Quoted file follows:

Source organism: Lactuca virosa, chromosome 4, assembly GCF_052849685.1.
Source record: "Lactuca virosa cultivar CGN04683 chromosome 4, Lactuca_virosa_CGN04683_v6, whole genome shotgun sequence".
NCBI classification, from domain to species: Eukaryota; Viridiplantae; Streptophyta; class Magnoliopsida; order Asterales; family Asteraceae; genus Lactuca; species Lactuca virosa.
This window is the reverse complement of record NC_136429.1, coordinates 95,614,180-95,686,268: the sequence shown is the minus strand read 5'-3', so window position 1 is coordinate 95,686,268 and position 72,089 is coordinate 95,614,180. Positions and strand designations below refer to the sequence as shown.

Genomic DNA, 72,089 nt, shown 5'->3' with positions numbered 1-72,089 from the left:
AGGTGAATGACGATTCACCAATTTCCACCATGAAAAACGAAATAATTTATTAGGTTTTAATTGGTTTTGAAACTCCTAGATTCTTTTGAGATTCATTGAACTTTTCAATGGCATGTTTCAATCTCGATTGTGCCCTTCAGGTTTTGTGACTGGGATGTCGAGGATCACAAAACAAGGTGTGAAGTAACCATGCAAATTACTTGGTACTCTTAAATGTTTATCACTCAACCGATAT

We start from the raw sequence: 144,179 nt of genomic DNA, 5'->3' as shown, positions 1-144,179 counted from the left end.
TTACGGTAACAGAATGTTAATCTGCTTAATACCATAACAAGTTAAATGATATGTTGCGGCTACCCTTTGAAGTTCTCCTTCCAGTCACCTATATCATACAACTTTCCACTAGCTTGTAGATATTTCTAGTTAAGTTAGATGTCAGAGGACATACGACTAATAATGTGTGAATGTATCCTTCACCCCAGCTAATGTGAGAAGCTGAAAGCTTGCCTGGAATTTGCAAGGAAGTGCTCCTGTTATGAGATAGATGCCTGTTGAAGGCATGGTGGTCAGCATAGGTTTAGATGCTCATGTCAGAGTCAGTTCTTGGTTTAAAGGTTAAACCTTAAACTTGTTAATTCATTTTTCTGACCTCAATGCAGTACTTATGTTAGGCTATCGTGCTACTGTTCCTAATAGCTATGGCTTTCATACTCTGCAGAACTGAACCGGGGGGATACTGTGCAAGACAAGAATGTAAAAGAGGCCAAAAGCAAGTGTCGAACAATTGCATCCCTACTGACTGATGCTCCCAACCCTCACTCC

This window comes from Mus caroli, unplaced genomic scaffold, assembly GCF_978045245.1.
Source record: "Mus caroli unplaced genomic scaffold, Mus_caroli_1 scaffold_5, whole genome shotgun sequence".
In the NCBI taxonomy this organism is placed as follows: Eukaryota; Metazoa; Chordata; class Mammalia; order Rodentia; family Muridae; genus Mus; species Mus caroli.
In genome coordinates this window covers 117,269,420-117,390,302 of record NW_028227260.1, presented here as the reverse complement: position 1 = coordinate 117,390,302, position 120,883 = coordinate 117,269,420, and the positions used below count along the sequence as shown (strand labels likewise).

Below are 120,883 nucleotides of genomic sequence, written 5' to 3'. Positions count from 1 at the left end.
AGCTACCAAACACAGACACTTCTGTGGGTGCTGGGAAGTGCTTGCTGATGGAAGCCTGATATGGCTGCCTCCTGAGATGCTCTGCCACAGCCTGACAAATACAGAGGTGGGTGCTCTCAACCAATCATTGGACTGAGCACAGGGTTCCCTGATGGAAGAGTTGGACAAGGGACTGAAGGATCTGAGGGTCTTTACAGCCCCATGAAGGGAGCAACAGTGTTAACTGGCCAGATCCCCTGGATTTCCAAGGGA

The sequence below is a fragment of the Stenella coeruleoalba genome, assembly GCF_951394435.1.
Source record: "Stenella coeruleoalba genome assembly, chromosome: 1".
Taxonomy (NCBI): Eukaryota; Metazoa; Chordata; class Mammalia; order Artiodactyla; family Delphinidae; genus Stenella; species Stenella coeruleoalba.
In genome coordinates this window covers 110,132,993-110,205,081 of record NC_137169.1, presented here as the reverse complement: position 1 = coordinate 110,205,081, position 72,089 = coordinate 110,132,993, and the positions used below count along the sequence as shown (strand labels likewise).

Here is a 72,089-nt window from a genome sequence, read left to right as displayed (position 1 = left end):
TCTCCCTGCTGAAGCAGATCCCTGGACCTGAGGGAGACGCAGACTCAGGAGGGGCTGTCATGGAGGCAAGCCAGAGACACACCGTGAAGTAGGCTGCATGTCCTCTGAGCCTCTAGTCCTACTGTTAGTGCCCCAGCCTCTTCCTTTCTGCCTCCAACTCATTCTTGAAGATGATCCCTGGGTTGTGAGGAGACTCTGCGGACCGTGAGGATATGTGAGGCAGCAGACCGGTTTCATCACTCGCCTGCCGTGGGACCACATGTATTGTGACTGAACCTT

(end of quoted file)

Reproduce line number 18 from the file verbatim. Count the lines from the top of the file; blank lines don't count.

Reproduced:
In genome coordinates this window covers 110,132,993-110,205,081 of record NC_137169.1, presented here as the reverse complement: position 1 = coordinate 110,205,081, position 72,089 = coordinate 110,132,993, and the positions used below count along the sequence as shown (strand labels likewise).